To associate the spatial information with those nodes, we’ll employ Basemap to create a map and use its projection to convert the lat and lon values of each county to x and y positions for our matplotlib figure. When those positions are estimated and stored in the pos dictionary, I then draw the network using the specific positions. I finally also draw country and state lines. You’ll notice that I didn’t draw the entire network but only the edges (nx.draw_networkx_edges) in an effort to replicate the style of the figure from the original paper and to declutter the figure.

plt.figure(figsize = (12,8))
m = Basemap(projection='merc',llcrnrlon=-160,llcrnrlat=15,urcrnrlon=-60,
urcrnrlat=50, lat_ts=0, resolution='l',suppress_ticks=True)
mx, my = m(pos_data['lon'].values, pos_data['lat'].values)
pos = {}
for count, elem in enumerate(pos_data['nodes']):
     pos[elem] = (mx[count], my[count])
nx.draw_networkx_edges(G, pos = pos, edge_color='blue', alpha=0.1, arrows = False)
m.drawcountries(linewidth = 2)
m.drawstates(linewidth = 0.2)
plt.savefig("map.png", dpi = 300)

The resulting figure is the following, corresponding to Fig. 5B from the original paper.

I was also interested in replicating some of the analysis done in the paper, using NetworkX, to identify the counties most critical to the structure of the food flow network. Using the entire network now (not just the top 5% of flows) we can use NetworkX functions to calculate each node’s degree and between-ness centrality. The degree indicates the number of nodes a node is connected to, between-ness centrality is an indicator of the fraction of shortest paths between two nodes that pass through a specific node. These are network metrics that are unrelated to the physical distance between two counties and can be used (along with several other metrics) to make inferences about the importance and the position of a specific node in a network. We can calculate them in NetworkX as shown below and plot them using simple pyplot commands:

connectivity = list(
connectivity_values = [n[1] for n in connectivity]
centrality = nx.betweenness_centrality(G).values()

plt.figure(figsize = (12,8))
plt.plot(centrality, connectivity_values,'ro')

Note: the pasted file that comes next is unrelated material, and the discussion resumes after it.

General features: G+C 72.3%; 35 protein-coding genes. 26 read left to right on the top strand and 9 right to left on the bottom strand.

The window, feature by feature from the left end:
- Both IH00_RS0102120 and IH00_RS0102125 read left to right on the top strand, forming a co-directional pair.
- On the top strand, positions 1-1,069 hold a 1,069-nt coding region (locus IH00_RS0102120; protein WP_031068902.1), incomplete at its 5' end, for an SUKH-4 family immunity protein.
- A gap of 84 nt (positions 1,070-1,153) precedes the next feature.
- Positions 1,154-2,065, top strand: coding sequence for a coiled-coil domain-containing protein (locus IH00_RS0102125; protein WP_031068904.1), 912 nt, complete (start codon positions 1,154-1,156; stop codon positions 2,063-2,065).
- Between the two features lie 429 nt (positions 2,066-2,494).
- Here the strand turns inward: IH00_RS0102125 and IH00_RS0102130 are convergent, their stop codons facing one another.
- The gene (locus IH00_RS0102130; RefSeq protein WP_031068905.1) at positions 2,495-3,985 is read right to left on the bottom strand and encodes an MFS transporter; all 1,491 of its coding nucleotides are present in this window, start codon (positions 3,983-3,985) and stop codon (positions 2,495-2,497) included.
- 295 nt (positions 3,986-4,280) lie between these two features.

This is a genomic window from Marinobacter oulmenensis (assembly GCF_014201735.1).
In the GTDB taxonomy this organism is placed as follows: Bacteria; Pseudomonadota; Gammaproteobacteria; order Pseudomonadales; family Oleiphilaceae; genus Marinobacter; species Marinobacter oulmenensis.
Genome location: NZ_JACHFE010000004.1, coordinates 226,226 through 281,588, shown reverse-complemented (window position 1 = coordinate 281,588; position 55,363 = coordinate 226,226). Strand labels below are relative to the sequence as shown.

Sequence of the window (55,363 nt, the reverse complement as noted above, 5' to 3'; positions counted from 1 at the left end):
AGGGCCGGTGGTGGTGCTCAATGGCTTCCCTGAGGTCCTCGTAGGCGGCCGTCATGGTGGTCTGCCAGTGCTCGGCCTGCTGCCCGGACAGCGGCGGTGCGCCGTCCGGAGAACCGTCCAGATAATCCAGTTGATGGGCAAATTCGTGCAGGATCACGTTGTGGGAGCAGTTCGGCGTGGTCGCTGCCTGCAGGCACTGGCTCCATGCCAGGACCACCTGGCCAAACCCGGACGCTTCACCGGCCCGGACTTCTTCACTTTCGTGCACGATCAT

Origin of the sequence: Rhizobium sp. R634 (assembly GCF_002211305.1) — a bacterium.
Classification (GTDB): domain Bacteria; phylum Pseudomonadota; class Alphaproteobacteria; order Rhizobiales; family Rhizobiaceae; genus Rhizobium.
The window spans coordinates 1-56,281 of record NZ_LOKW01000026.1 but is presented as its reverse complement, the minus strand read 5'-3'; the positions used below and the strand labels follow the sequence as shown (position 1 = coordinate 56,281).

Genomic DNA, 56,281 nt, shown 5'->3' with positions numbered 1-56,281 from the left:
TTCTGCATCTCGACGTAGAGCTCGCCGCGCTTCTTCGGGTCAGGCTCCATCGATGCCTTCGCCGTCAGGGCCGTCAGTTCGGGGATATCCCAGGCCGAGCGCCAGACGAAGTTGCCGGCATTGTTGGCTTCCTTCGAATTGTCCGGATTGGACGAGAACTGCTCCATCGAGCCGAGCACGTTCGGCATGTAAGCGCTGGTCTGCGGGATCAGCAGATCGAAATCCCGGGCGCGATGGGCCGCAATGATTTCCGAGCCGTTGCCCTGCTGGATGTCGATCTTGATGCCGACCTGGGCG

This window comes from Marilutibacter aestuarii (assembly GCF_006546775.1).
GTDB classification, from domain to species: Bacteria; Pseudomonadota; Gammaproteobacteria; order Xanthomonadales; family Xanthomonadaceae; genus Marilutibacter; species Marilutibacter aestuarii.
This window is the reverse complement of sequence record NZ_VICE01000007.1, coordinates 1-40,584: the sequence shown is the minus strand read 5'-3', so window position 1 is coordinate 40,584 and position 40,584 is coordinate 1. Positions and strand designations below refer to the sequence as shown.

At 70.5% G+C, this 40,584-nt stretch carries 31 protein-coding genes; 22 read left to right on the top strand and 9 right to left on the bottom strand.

plt.xlabel('Node centrality', fontsize='large')
plt.ylabel('Node connectivity', fontsize='large')
plt.savefig("node_connectivity.png", dpi = 300)

The resulting figure is shown below, matching the equivalent Fig. 6 of the original paper. As the authors point out, there are some counties in this network, those with high connectivity and high centrality, that are most critical to its structure: San Berndardino, CA; Riverside, CA; Los Angeles, CA; Shelby, TN; San Joaquin, CA; Maricopa, AZ; San Diego, CA; Harris, TX; and Fresno, CA.

1 – If you are interested in how this is done, I used the National Counties Gazetteer file from the US Census Bureau and looked up each code to get its lat and lon.

Spatial and temporal visualization of water demands in a basin

One of my main projects in the last couple years has been in the Upper Colorado River Basin, where we’ve been investigating how hundreds of water users in the basin might be affected by a variety of different changes and uncertainties that might take place in the region. Being in Colorado, water allocation in the basin follows prior-appropriation, where every user has a certain water right, defined by its seniority (where more senior = better) and its decree (i.e. how much water the right is granted for extraction). For the different users in the basin to receive water for their respective uses, prior-appropriation determines who gets X amount of water first based on seniority and given water availability, and then repeats down the seniority order until all requested water has been allocated. Hence, no user can extract water in a manner that affects any senior to them user.

During this investigation, we’ve been interested in seeing how this actually plays out through time and space in the basin, with the aim of potentially better understanding any consequential relationships that might exist between different users, as well as any emerging patterns that might be missed by looking at the data in a different manner. I tried to write a little script to do this in Python. I will be visualizing how users along the basin requested for some water at some historical month (the demand) and how much of that demand was actually met (the shortage), based on their right seniority and water availability in the basin.

There have been multiple posts in the blog on generating maps in Python (as well as in other languages), and they all use a module called Basemap which has been the most popular for these things, but it’s kinda buggy, and kinda a pain to install, and kinda a pain to get working, and I spent the better part of an entire workday to re-set it up on my machine and couldn’t. Enter Cartopy. After Basemap was announced deprecated, Cartopy was meant to be its replacement so I decided to transition. It was super easy to install and start generating maps within a couple minutes and the code I’ll be sharing today will be using that. I will also be using matplotlib’s animation classes to capture the water allocation to the different users through time in a video or a GIF.